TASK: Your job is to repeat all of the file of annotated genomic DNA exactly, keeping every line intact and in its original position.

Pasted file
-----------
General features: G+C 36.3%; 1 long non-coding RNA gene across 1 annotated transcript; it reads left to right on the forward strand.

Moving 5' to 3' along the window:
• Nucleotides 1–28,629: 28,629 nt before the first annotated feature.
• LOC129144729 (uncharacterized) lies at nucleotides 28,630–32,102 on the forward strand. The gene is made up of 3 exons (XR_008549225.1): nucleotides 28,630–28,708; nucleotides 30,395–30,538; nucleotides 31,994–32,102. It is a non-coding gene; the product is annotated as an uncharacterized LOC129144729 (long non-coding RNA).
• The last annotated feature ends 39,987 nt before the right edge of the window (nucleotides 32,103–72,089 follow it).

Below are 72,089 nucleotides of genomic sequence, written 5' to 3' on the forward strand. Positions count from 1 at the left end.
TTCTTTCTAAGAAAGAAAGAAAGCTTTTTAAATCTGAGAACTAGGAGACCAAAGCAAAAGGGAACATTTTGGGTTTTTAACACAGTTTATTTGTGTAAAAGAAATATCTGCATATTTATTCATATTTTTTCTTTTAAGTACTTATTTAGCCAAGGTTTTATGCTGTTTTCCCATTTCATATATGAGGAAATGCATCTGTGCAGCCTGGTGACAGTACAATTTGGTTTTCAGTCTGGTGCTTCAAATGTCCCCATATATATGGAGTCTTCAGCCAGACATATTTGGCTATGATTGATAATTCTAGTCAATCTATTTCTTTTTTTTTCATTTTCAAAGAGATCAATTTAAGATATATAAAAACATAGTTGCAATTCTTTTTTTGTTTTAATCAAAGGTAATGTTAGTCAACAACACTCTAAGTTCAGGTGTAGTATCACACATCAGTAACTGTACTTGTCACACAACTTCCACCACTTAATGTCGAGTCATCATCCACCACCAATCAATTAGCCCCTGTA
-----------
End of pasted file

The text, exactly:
General features: G+C 36.3%; 1 long non-coding RNA gene across 1 annotated transcript; it reads left to right on the forward strand.

Moving 5' to 3' along the window:
• Nucleotides 1–28,629: 28,629 nt before the first annotated feature.
• LOC129144729 (uncharacterized) lies at nucleotides 28,630–32,102 on the forward strand. The gene is made up of 3 exons (XR_008549225.1): nucleotides 28,630–28,708; nucleotides 30,395–30,538; nucleotides 31,994–32,102. It is a non-coding gene; the product is annotated as an uncharacterized LOC129144729 (long non-coding RNA).
• The last annotated feature ends 39,987 nt before the right edge of the window (nucleotides 32,103–72,089 follow it).

Below are 72,089 nucleotides of genomic sequence, written 5' to 3' on the forward strand. Positions count from 1 at the left end.
TTCTTTCTAAGAAAGAAAGAAAGCTTTTTAAATCTGAGAACTAGGAGACCAAAGCAAAAGGGAACATTTTGGGTTTTTAACACAGTTTATTTGTGTAAAAGAAATATCTGCATATTTATTCATATTTTTTCTTTTAAGTACTTATTTAGCCAAGGTTTTATGCTGTTTTCCCATTTCATATATGAGGAAATGCATCTGTGCAGCCTGGTGACAGTACAATTTGGTTTTCAGTCTGGTGCTTCAAATGTCCCCATATATATGGAGTCTTCAGCCAGACATATTTGGCTATGATTGATAATTCTAGTCAATCTATTTCTTTTTTTTTCATTTTCAAAGAGATCAATTTAAGATATATAAAAACATAGTTGCAATTCTTTTTTTGTTTTAATCAAAGGTAATGTTAGTCAACAACACTCTAAGTTCAGGTGTAGTATCACACATCAGTAACTGTACTTGTCACACAACTTCCACCACTTAATGTCGAGTCATCATCCACCACCAATCAATTAGCCCCTGTA